Quote:
II. Rattles and Overtones
A. Almost always brought on by some for of playing strain. It is an uncontrollable involuntary lip vibration.
Caused by:
1. too many high notes
2. Playing fortissimo before warming up thoroughly.
3. Improperly balanced practice
4. Too much playing without resting.
5. Changing mouthpieces and instruments frequently.
6. Playing with too much mouthpiece pressure
7. Swollen, strained, spread-lips
8. Loss of sleep, etc.
9. Reversing the natural pivot
10. Over-pivoting
11. A shifting, bobbing moutphiece
12. Tounguing between the teeth and lips.
13. Excessive chin or lip vibrato.
Corrected by:
1. Not practicing too many high notes.
2. Warming up correctly.
3. Resting more often.
4. Playing softly the notes that rattle.
5. Pianissimo sustained tones on the rattle notes daily.
6. Balancing the practice period.
7. Adjusting a faulty pivot.
8. Avoiding strain.
9. Using only one mouthpiece.
10. Maintaining the anchor-spot when breathing.
11. Using less mouthpiece pressure.
12. not tonguing between the teeth and lips.
13. Maintaining a correct diet.
14. Adopting a hand vibrato.


- Reinhardt, 1942 page 14 (currently published by Theodore Pressor Company).

From the "Encyclopedia of the Pivot System"

Quote:
Strained, swollen, or fatigued lips often cause extraneous overtones, rattles, and fuzz throughout the middle register of the upstream performer. This form of playing strain is often called the "type four rattle."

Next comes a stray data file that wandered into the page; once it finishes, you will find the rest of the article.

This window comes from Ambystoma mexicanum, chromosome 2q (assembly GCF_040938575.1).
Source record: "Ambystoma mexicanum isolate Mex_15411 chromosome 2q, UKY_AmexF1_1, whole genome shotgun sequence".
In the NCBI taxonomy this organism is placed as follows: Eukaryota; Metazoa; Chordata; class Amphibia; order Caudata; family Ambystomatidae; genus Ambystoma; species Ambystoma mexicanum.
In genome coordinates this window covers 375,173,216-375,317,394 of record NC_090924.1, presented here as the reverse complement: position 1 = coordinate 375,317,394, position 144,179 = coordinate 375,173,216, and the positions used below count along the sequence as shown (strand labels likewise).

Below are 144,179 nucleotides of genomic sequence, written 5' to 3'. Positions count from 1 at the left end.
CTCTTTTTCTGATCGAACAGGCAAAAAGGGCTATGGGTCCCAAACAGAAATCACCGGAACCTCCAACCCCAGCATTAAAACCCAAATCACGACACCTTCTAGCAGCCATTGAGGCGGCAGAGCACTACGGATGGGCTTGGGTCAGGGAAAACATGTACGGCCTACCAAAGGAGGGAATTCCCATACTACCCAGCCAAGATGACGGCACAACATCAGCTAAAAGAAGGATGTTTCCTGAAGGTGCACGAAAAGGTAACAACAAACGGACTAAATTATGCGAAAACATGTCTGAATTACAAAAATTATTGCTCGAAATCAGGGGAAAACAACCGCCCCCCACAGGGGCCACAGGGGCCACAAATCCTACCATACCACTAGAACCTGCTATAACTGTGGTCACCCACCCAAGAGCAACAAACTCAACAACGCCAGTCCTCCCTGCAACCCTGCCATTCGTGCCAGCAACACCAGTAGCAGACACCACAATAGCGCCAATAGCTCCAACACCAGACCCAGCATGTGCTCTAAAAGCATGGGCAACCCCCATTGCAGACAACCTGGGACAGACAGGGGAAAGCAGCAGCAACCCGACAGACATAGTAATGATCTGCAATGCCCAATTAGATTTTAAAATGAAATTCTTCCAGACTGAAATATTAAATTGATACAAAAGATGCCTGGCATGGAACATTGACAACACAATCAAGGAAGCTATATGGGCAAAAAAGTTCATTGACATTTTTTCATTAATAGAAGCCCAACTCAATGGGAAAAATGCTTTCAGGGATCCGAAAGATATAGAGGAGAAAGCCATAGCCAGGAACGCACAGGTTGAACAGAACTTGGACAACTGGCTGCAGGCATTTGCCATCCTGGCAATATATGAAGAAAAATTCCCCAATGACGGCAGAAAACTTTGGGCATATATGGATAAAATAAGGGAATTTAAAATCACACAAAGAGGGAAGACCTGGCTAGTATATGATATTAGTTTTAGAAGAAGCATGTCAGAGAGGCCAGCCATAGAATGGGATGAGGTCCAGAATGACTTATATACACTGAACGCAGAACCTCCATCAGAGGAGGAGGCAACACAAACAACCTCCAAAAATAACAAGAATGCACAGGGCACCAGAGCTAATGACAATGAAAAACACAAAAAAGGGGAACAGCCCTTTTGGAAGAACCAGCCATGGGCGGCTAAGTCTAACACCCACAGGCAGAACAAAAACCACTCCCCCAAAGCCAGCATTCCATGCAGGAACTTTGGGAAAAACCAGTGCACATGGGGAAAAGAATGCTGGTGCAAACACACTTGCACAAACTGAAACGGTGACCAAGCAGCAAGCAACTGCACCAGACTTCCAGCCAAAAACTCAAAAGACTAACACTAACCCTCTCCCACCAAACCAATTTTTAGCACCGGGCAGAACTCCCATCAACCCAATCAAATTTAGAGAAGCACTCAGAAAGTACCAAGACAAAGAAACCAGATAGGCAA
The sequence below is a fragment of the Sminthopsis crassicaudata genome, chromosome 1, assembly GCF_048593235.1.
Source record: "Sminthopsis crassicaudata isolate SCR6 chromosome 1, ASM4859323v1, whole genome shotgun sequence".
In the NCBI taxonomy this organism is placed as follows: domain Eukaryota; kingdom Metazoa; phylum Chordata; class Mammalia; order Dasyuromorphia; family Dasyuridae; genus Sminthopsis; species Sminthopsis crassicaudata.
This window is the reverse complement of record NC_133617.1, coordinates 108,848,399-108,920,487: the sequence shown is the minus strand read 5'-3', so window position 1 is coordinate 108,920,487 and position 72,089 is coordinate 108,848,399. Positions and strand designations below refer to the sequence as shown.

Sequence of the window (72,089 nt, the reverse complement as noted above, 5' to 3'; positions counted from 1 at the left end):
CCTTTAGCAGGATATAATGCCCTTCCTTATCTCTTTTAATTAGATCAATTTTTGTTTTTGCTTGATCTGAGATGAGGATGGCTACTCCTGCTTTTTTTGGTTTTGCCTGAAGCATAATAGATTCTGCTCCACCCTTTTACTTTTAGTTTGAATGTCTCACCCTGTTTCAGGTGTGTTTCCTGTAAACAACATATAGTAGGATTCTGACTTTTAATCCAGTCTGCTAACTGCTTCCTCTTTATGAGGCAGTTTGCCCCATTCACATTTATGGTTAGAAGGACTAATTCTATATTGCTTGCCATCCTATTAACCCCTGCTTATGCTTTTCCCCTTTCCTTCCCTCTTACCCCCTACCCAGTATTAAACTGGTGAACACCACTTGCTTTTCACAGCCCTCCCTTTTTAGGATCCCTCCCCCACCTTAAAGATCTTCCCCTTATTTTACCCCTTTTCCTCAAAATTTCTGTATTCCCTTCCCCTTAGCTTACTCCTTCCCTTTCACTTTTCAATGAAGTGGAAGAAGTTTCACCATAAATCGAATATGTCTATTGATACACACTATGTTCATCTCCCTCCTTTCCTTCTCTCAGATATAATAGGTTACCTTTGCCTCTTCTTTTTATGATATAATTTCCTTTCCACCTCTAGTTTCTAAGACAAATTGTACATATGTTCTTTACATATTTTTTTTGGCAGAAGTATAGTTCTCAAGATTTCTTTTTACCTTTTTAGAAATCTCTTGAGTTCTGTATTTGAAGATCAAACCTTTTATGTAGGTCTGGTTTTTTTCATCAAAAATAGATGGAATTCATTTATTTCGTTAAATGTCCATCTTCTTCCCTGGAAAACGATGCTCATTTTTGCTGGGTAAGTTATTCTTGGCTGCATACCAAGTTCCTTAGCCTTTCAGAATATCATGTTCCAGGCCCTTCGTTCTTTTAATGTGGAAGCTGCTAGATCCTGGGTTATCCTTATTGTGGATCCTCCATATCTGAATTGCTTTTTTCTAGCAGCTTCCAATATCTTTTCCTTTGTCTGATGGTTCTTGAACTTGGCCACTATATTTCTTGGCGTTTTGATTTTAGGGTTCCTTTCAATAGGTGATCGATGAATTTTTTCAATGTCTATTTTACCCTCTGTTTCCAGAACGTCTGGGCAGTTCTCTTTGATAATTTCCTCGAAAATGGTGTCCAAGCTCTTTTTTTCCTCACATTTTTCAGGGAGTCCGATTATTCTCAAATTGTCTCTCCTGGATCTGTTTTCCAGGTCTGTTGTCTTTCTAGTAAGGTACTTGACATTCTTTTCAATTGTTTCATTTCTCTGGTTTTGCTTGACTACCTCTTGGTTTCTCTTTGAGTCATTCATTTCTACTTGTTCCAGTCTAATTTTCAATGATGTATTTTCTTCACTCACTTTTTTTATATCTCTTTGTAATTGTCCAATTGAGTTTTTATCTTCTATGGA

- Reinhardt, 1973 pp 223-224.

When I start getting this rattle I know it's a good time to put the horn down and rest for a while. Bill and I were talking over the phone recently and he pointed out to me that Type IV and IVA embouchures need lots of short rest periods throughout their playing, but once they've blown out their chops they're done for the day and need some time off. In a strange way, the type four rattle is a good measure of when I need to stop before I overplay.

Quote:
It would occur in the 3rd air chamber, around the A & Ab in in the staff. (usually)


This is right in line with my experience. I get it on a 3rd partial concert G flat (as a trombonist). I also sometimes get it on my low concert B flat, which manifests as a double buzz between low B flat and pedal B flat.

Dave W.

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[ This Message was edited by: Wilktone on 2003-09-22 14:02 ]
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LeeC
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PostPosted: Wed Sep 24, 2003 11:01 am    Post subject: Reply with quote

Thanks guys,

Ages ago when I played more trombone, I'd get an unwanted overtone on my B flat at the top of the bass clef staff as well as the whole chromatic series downward. This was embarassing because the conductor used to go around the room and make each of us all blow a concert B flat tuning note. When my growling overtone would sound he'd single me out for "not practicing enough". Of course the problem was I was practicing wayyyy too much. And yes, the overtones always occurred during an overall period of chop strain. That was on my regular type lll standard chops.